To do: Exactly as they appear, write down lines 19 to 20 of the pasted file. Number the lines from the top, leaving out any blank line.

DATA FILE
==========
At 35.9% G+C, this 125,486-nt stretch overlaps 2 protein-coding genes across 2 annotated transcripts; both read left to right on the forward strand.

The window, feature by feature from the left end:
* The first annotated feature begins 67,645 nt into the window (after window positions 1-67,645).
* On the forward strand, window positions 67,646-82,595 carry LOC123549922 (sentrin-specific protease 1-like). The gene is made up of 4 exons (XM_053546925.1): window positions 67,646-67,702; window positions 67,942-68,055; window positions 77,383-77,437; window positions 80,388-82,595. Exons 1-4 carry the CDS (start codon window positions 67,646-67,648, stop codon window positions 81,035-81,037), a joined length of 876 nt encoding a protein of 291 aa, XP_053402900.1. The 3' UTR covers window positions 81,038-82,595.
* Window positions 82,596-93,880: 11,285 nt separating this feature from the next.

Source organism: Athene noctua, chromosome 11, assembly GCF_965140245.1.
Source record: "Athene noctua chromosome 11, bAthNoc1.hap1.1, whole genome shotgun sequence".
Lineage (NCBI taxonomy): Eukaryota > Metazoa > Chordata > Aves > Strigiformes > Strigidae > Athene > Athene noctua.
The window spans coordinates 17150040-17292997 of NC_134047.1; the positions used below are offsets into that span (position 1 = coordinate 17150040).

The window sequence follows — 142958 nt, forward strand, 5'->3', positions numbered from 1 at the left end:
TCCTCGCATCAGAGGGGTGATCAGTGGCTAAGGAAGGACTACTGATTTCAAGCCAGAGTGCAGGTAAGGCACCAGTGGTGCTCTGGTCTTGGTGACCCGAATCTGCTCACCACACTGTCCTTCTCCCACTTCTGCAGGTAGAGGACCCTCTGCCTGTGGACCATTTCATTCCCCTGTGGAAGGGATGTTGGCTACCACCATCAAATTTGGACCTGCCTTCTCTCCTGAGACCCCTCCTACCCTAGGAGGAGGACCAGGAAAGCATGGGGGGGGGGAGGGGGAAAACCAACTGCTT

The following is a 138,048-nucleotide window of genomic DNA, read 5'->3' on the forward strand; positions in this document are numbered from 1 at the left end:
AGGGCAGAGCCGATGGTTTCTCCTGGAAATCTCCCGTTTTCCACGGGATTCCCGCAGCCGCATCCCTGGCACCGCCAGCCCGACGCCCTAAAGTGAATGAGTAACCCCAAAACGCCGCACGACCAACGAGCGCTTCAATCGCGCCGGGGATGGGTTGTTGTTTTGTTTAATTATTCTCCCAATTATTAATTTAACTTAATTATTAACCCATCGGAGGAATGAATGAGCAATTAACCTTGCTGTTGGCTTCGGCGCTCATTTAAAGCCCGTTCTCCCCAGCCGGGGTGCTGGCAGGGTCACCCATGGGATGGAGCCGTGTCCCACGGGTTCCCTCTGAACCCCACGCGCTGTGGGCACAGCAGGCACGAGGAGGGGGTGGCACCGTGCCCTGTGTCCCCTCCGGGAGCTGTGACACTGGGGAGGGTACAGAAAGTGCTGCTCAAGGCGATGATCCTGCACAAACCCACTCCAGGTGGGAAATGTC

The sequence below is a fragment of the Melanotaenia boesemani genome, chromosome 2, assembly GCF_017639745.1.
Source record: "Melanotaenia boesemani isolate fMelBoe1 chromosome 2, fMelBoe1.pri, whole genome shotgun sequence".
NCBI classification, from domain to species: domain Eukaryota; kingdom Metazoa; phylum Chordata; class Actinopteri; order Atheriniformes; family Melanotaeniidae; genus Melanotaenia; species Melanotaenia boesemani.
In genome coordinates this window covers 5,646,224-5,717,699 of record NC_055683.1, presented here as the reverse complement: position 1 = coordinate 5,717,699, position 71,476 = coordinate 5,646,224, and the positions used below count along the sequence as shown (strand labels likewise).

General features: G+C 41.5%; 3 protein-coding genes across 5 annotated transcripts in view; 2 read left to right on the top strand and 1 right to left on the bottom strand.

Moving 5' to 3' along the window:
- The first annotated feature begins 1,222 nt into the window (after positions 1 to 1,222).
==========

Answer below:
Moving 5' to 3' along the window:
- The first annotated feature begins 1,222 nt into the window (after positions 1 to 1,222).